Mindfulness practice consists of cultivating awareness with equanimity in each moment. We have discussed awareness practice in a previous blog; I will now talk about equanimity. The word equanimity means “equal-mindedness;” it means accepting each experience just as it is. It is welcoming and “making friends” with every experience. It is the practice of nonresistance and nongrasping. Equanimity means making no demands that our present moment experience be other that what it is.

Equanimity is an intention, not an expectation. The moment we expect to have equanimity we have destroyed it! Expectations are goal-oriented and future-directed. Intention is practiced in each moment, without attachment to the future.

One of the best ways to begin equanimity practice is to let go of the judgments and stories about our life experiences and allow life to unfold naturally. Even if we find that resistance or grasping arises we can notice even this without judging it or creating a story about it. We simply bring a gentle acceptance to each experience in our life, moment by moment.

Equanimity does not mean suppressing our feelings or trying to live up to some Buddha-like image. We allow everything to arise naturally without suppression and without creating a story about the experience. Equanimity means being completely honest; not suppressing anything and not adding anything to each experience.

Equanimity practice applies to every subjective, internal experience; it does not necessarily apply to every objective experience. For example, if we are ill, equanimity would mean accepting the sensations, the emotions and thoughts that might arise in conjunction with the illness, but it does not preclude the option of getting medical or therapeutic treatment for the ailment. We can fully accept our subjective experiences and then deal wisely with objective conditions.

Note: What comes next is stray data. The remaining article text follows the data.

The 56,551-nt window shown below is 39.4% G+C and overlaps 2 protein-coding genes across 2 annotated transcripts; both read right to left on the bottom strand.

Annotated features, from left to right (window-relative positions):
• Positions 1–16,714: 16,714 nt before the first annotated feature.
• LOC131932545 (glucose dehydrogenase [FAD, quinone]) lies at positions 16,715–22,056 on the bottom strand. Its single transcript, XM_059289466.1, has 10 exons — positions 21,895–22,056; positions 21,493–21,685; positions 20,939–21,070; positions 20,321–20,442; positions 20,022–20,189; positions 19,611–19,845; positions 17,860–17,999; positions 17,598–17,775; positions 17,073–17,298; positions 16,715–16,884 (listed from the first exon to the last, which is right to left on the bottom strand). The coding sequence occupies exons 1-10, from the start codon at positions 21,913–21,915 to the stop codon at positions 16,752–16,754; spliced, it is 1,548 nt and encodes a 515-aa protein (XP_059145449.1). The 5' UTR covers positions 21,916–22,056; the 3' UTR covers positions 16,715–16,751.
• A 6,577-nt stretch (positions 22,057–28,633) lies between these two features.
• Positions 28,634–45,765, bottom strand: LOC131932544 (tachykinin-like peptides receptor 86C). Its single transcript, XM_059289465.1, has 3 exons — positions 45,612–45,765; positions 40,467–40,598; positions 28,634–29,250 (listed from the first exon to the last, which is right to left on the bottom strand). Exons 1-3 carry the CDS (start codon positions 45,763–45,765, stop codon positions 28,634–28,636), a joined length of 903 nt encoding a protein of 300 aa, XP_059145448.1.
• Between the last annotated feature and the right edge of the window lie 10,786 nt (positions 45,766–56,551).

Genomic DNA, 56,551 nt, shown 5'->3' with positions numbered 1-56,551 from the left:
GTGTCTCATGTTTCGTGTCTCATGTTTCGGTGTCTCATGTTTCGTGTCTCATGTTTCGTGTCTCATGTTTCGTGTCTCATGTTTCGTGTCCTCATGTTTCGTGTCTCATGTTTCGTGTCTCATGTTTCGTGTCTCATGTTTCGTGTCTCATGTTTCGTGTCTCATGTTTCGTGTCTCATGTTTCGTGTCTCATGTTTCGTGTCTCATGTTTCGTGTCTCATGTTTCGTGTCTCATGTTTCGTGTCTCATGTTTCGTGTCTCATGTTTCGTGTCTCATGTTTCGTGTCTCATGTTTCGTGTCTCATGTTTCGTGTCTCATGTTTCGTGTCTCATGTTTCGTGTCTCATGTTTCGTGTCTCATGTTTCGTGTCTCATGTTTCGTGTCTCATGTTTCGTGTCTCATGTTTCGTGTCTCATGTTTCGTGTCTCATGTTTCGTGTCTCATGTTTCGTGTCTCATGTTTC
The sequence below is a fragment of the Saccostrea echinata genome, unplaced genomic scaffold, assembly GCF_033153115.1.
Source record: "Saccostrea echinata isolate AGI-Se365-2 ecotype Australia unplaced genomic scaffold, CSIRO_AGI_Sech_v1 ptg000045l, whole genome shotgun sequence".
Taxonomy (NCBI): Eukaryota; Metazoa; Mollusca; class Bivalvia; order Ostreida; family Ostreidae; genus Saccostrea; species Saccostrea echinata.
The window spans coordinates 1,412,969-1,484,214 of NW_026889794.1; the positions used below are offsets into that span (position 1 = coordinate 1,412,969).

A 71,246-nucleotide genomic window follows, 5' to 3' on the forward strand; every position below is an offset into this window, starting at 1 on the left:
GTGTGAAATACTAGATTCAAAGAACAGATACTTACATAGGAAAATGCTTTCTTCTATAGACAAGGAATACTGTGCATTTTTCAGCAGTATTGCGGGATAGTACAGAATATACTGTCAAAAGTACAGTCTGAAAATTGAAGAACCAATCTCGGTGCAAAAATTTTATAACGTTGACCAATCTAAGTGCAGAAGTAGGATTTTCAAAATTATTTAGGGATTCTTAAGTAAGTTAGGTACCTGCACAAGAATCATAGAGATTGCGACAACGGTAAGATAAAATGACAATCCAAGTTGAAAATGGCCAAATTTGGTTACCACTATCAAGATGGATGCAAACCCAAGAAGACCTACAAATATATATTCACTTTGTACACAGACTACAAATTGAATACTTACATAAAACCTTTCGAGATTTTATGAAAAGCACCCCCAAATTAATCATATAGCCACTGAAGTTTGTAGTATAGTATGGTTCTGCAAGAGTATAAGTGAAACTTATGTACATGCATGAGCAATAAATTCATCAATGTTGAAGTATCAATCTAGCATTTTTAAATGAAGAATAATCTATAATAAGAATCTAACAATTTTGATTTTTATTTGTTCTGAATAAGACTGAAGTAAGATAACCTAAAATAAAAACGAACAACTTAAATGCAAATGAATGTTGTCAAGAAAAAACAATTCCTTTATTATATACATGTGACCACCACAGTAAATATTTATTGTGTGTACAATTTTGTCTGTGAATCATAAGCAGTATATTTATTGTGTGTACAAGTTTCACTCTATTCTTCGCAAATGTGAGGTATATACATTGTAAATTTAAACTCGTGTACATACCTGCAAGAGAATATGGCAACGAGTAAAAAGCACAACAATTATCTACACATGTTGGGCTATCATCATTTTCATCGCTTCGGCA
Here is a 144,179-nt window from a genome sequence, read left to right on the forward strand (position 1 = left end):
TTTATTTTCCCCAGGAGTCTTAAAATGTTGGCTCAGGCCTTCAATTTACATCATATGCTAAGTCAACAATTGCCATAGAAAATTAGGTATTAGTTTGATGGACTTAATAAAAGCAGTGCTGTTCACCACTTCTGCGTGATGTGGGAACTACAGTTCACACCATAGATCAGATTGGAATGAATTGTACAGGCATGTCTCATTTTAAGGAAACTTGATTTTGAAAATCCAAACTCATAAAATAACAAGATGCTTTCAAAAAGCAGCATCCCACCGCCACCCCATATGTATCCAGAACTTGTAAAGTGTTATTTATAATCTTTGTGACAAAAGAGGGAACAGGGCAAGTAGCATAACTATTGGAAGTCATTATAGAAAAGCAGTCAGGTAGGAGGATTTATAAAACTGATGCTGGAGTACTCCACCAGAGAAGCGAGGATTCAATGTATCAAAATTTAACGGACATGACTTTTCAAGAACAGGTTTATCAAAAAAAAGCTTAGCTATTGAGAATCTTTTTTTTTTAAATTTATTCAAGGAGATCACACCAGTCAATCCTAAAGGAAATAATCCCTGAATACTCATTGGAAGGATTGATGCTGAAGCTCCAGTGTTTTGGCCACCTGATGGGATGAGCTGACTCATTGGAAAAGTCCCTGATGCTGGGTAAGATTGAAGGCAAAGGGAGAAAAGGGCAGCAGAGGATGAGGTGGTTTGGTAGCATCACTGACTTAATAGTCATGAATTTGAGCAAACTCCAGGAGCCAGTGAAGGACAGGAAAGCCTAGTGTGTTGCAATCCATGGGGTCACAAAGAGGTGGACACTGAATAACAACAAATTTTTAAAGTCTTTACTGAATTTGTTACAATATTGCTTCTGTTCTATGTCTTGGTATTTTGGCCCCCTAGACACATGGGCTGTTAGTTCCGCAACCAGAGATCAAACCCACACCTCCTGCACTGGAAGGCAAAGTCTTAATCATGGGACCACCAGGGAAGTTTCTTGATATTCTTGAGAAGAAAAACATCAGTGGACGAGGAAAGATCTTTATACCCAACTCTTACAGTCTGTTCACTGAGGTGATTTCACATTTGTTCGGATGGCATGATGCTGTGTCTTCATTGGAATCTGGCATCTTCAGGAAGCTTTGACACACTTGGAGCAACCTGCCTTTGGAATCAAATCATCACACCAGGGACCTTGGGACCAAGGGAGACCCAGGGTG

Another example could be if we have a colleague or neighbor who is abusive in their words or behavior. Equanimity practice would mean acceptance of each subjective response that we have (including anger) and objectively responding to the situation in a compassionate way that works for both of us. In fact we can deal with the situation wisely and compassionately only if we are first able to accept our subjective experiences with equanimity. If we respond to the other person from own unacknowledged pain and suffering then we will simply create more antagonism and suffering for both of us.

Equanimity allows access to the wisdom and compassion that lies within each of us. This innate wisdom and compassion can be blocked by craving, resistance and repressed emotions. With equanimity practice we activate these essential qualities and we align ourselves with the universal flow of life that pulsates through all living beings and even directs the course of evolution itself. Some would call this the Tao. In the Tao Te Ch'ing it is written:

The Tao of heaven does not strive, and yet it overcomes.

It does not speak and yet it is answered.

It does not ask, yet it is supplied with all its needs.

It seems at ease, and yet it follows a plan. [1]



[1] Lao Tsu. (New York: Random House, 1972), Translated by Gia-Fu Eng and Jane English, #73